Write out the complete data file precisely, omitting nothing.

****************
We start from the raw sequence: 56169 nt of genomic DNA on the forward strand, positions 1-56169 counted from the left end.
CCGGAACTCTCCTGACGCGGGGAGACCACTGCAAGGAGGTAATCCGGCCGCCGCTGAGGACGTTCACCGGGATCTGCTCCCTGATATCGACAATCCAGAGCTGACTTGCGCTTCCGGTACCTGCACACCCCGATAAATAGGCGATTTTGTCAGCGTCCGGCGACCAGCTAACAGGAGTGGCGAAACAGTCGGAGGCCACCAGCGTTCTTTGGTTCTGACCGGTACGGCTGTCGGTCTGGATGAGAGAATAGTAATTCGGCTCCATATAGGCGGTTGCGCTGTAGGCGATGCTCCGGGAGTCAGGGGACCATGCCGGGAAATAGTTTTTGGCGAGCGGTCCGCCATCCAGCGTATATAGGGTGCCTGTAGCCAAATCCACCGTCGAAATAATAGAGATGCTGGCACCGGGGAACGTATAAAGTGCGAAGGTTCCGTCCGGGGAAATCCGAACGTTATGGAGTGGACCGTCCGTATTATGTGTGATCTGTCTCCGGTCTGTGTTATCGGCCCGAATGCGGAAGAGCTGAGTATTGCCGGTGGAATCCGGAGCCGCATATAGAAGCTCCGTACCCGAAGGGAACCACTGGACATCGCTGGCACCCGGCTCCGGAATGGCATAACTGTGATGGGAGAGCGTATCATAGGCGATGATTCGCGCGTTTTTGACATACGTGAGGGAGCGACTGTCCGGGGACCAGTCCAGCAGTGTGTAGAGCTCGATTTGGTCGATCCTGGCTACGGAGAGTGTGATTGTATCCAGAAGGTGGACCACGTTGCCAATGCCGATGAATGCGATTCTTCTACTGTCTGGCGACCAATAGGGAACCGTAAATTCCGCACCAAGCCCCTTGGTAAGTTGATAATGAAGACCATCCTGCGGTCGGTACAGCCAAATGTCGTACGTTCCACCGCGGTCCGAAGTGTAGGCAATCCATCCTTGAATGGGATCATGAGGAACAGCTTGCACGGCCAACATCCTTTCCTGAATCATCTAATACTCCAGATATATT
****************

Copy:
We start from the raw sequence: 56169 nt of genomic DNA on the forward strand, positions 1-56169 counted from the left end.
CCGGAACTCTCCTGACGCGGGGAGACCACTGCAAGGAGGTAATCCGGCCGCCGCTGAGGACGTTCACCGGGATCTGCTCCCTGATATCGACAATCCAGAGCTGACTTGCGCTTCCGGTACCTGCACACCCCGATAAATAGGCGATTTTGTCAGCGTCCGGCGACCAGCTAACAGGAGTGGCGAAACAGTCGGAGGCCACCAGCGTTCTTTGGTTCTGACCGGTACGGCTGTCGGTCTGGATGAGAGAATAGTAATTCGGCTCCATATAGGCGGTTGCGCTGTAGGCGATGCTCCGGGAGTCAGGGGACCATGCCGGGAAATAGTTTTTGGCGAGCGGTCCGCCATCCAGCGTATATAGGGTGCCTGTAGCCAAATCCACCGTCGAAATAATAGAGATGCTGGCACCGGGGAACGTATAAAGTGCGAAGGTTCCGTCCGGGGAAATCCGAACGTTATGGAGTGGACCGTCCGTATTATGTGTGATCTGTCTCCGGTCTGTGTTATCGGCCCGAATGCGGAAGAGCTGAGTATTGCCGGTGGAATCCGGAGCCGCATATAGAAGCTCCGTACCCGAAGGGAACCACTGGACATCGCTGGCACCCGGCTCCGGAATGGCATAACTGTGATGGGAGAGCGTATCATAGGCGATGATTCGCGCGTTTTTGACATACGTGAGGGAGCGACTGTCCGGGGACCAGTCCAGCAGTGTGTAGAGCTCGATTTGGTCGATCCTGGCTACGGAGAGTGTGATTGTATCCAGAAGGTGGACCACGTTGCCAATGCCGATGAATGCGATTCTTCTACTGTCTGGCGACCAATAGGGAACCGTAAATTCCGCACCAAGCCCCTTGGTAAGTTGATAATGAAGACCATCCTGCGGTCGGTACAGCCAAATGTCGTACGTTCCACCGCGGTCCGAAGTGTAGGCAATCCATCCTTGAATGGGATCATGAGGAACAGCTTGCACGGCCAACATCCTTTCCTGAATCATCTAATACTCCAGATATATT